Shalhevet Robinson: Ruth: A Literary Masterpiece, a Lesson in Kindness (In Person and on Zoom)
May 2 @ 7:15 pm - 8:30 pm
|Recurring Program (See all)
One event on May 2, 2023 at 7:15 pm
One event on May 16, 2023 at 7:15 pm
One event on May 20, 2023 at 7:15 pm
Program Fee: $24.00
In partnership with Beth Jacob Congregation, Oakland
Megillat Ruth (The Book of Ruth) is an extraordinary novella with a simple but profound goal: to take us from the alienation of grief into a healed society. The story centers on a family from Bethlehem (in Judea): a husband and two sons die, leaving behind three widows. Over the course of the story, a grief-stricken family is able to create a new legacy and is thus redeemed.
We will focus on the timing and context of the novella and on ethical questions and the family relationships of the characters. We will employ a pshat (literal) and literary approach with a sprinkling of rabbinic literature to color and contextualize our interpretation.
1. Shabbat April 22, approx. 10:15am and 12:15pm In-person only at Beth Jacob (*Please note Beth Jacob’s Shabbat guidelines below.)
Drasha following Torah Reading: Liberation in Captivity: On leading a Pesach Seder in Ukraine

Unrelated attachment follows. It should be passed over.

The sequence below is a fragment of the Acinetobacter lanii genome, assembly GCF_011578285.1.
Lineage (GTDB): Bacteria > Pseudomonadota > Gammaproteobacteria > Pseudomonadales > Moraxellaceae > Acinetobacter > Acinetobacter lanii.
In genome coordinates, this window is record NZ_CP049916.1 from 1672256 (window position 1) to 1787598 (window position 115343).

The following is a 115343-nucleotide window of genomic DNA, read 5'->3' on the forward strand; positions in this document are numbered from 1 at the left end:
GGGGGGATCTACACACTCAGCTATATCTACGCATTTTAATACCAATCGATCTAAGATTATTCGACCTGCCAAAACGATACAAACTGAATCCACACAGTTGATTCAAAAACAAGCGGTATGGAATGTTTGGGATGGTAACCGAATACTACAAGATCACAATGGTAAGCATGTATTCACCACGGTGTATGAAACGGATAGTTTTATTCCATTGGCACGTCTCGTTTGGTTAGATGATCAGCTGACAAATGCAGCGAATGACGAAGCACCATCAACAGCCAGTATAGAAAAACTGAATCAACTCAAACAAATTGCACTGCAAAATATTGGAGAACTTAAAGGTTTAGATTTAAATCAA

Shi’ur following Kiddush (approx. 12:15 pm): Why was Megillat Ruth Written? The Paradox of Chesed (kindness) or Why Not All Kindness Is Good.
2. Tuesday, May 2, Zoom Shi’ur 7:15–8:30pm Virtual on Zoom
Where does Megillat Ruth Fit in the Tapestry of the Hebrew Bible?
3. Tuesday, May 16, Zoom Shi’ur 7:15 – 8:30 pm Virtual on Zoom
Healing from Grief: How the Three Widows, Naomi, Ruth, and Orpah, Cope with Loss
4. Shabbat May 20, approx. 10:15am and 12:15pm In-person only at Beth Jacob (*Please note Beth Jacob’s Shabbat guidelines below.)
Drasha following Torah Reading: Standing Again at Sinai: Judith Plaskow and the SanHerDrin Squad
Shi’ur following Kiddush (approx. 12:15pm): Is Megillat Ruth a Love Story?
*You are cordially invited to attend the full Shabbat service at Beth Jacob. Please review these guidelines:
Beth Jacob is a synagogue that follows the traditions of “modern orthodoxy.” These traditions may seem different from other synagogues you may have attended. Men and women sit separately during services, but together for Kiddush and Torah classes. There is no smoking, writing, photography, use of cellphones or other technological devices throughout the synagogue grounds on Shabbat.Services and Torah reading are led in Hebrew, and we will announce pages in a Siddur (prayerbook) that contains English explanations.